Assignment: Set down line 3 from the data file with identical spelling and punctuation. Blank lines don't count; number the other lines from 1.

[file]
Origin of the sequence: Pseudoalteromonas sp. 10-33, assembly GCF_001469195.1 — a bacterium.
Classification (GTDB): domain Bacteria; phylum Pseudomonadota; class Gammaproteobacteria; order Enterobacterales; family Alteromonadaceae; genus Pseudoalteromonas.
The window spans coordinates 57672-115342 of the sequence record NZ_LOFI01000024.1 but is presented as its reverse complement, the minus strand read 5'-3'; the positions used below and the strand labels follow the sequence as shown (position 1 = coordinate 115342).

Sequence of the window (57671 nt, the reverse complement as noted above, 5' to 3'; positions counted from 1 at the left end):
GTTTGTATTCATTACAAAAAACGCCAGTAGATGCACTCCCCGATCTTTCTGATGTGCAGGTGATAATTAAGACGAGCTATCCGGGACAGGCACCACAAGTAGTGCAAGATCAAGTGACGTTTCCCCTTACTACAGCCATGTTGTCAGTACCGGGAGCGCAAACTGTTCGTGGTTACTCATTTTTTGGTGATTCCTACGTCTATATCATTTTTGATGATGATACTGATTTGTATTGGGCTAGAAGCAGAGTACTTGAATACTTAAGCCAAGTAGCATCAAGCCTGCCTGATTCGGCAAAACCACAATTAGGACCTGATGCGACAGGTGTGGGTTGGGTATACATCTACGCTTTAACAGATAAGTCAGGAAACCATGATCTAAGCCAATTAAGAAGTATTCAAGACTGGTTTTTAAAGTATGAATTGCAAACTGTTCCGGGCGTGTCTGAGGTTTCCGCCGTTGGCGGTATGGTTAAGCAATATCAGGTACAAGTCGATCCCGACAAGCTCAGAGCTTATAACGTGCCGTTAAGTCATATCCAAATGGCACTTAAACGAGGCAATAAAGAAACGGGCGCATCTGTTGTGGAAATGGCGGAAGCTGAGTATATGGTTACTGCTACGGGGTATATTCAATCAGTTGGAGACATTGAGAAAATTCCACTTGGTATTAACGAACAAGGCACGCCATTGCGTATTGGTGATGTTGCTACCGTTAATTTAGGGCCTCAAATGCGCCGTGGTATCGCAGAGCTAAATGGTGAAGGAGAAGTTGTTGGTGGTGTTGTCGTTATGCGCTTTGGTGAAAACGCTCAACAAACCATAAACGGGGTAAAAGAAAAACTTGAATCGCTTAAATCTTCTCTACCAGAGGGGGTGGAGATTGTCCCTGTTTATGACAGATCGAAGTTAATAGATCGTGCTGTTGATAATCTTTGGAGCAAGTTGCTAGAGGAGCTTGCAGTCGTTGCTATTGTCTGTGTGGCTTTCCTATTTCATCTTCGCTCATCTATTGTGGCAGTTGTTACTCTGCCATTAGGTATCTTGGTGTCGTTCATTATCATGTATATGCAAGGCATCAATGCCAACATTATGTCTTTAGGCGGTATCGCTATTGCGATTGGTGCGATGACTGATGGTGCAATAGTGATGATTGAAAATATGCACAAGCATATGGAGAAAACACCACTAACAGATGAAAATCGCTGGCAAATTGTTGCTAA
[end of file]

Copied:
The window spans coordinates 57672-115342 of the sequence record NZ_LOFI01000024.1 but is presented as its reverse complement, the minus strand read 5'-3'; the positions used below and the strand labels follow the sequence as shown (position 1 = coordinate 115342).